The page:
Nobody is quite sure when the practice of Christmas Caroling, groups of singers going door to door to entertain friends and neighbors with songs associated with the Christmas season, began, but the earliest mention of it in England comes from documents written back in 1426, during the reign of King Henry VI, nearly 600 years ago. On the evening of Monday, December 23,a group of singers armed with beautiful voices carried on the ancient tradition in Rutland by going door to door with the gift of music, spreading the spirit of Christmas throughout the community. The Christmas Carolers were: Hilary Mehrer; Shannon Mehrer; Thomas Mehrer; Jacob Mehrer; Chuck Anderson; Mary Beth Anderson; Pam Maloney; Taryn Jensen; Cohen Jensen; Megan Means; Kaci Millette; Cora Millette; Cruise Millette; Kathy Wyum; Phyllis Wyum; Pat Renner; Vicki Renner; Kyla Temple; Morgan Temple; and, Marlee Nebben. The Rutland community extends its thanks to the Carolers for sharing the gift of music with all during the Christmas season.

Continue reading “Hens Do Crow! Jan. 3, 2020”

Waiting for the Train

By Bill Anderson

Written December 20, 1999; Revised December 23, 2019

When we were kids, back in the early 1950’s, growing up in a small town in southeastern North Dakota, the rhythm of our lives was governed, to a large extent, by the schedule of the Great Northern Railway Company. Our father, Earl Anderson, was the station agent/telegrapher for the Great Northern in our hometown of Rutland, North Dakota. His schedule was set by the Great Northern and our schedule was set by him. Back then railroad trains ran on schedules, with arrival and departure times calculated down to the minute. Tough conductors like Shag Lehmann and Herb Cochrane would cuss a blue streak if their train arrived in the station as little as a minute or 2 ahead or behind the scheduled time, and woe be unto the locomotive engineer or brakeman who was responsible for the deviation. Back in 1951, you could tell what time it was by the freight train steam whistle or the passenger train air horn as it came into town or departed with a load of freight, passengers, cream cans and U. S. mail. It’s not that way anymore. Now, a person can’t even determine the time of the year by the arrival or departure of trains on the Rutland branch line. As the late Ahrlin Hoffman commented some years ago, “I used to set my watch by the old Great Northern, then, one day, I came into town and discovered I was two months late.”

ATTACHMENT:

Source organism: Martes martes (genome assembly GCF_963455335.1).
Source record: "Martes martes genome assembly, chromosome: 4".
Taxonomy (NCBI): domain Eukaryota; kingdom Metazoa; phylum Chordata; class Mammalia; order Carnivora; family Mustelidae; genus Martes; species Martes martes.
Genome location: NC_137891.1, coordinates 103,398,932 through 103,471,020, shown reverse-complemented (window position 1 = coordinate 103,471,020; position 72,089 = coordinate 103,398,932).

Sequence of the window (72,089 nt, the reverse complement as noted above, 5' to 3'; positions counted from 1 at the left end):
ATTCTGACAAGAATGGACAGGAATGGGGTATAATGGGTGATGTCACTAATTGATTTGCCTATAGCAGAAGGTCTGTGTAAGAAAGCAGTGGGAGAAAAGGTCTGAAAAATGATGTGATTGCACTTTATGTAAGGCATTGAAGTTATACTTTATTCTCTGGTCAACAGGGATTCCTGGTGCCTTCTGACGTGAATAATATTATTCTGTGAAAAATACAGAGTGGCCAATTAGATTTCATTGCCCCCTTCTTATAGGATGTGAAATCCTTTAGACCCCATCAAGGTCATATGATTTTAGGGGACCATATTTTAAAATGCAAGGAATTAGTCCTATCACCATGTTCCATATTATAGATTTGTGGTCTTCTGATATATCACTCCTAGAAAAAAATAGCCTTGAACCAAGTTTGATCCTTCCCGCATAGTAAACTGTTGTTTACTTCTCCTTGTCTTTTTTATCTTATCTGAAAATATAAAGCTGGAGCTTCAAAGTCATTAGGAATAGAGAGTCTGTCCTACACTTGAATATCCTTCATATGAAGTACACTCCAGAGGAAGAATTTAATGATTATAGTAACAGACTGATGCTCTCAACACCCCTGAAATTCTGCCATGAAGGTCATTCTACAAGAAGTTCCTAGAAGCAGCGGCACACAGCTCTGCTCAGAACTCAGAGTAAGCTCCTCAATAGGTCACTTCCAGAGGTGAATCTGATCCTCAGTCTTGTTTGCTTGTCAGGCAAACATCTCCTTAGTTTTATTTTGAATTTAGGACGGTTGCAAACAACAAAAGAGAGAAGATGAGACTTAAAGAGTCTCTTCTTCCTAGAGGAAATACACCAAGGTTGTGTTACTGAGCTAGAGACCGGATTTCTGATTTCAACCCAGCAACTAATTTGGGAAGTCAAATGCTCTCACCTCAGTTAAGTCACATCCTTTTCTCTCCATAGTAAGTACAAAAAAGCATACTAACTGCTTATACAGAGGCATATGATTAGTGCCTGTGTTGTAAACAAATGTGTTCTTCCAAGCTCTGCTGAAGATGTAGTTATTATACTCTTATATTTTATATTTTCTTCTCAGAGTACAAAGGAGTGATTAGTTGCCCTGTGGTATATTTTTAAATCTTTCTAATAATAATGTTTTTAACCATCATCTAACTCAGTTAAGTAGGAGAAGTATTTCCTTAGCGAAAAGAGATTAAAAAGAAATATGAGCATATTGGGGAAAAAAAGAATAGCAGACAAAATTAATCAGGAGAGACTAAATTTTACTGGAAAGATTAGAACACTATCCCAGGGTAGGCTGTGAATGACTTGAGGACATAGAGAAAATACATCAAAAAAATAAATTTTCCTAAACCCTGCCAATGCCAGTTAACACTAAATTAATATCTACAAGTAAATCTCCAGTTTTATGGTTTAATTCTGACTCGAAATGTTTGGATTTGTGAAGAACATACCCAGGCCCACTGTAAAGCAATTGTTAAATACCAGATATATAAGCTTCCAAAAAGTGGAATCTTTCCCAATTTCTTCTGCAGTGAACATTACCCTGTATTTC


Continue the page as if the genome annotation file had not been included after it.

Back in the 1940’s and 1950’s the trains ran on schedule every day, holidays being no exception, and the men who worked for the railroad were on duty whenever the company said they were needed. As the railroad’s agent and telegrapher, Dad had to be at the depot when trains were scheduled to arrive. Everybody knew the train schedule and, a lot of times, folks would go down to the depot in the evening to “meet the passenger train” just to see who got on and who got off. The arrival of the eastbound evening passenger train from Aberdeen was always looked forward to with anticipation. Everything from freight to passengers to postcards moved by rail in those days, and folks were always looking forward to either sending or receiving something. You could drop an envelope containing your order to the Sears Roebuck or Montgomery Ward Companies into the slot on the side of the eastbound passenger train’s Railway Post Office car on Tuesday evening, and expect the items you had ordered to arrive with the U.S. Mail on Thursday morning. All it took to send a First Class letter back then was a 3 cent stamp. Is today’s internet service any better than that? It’s certainly not any easier.

Continue reading “Waiting for the Train”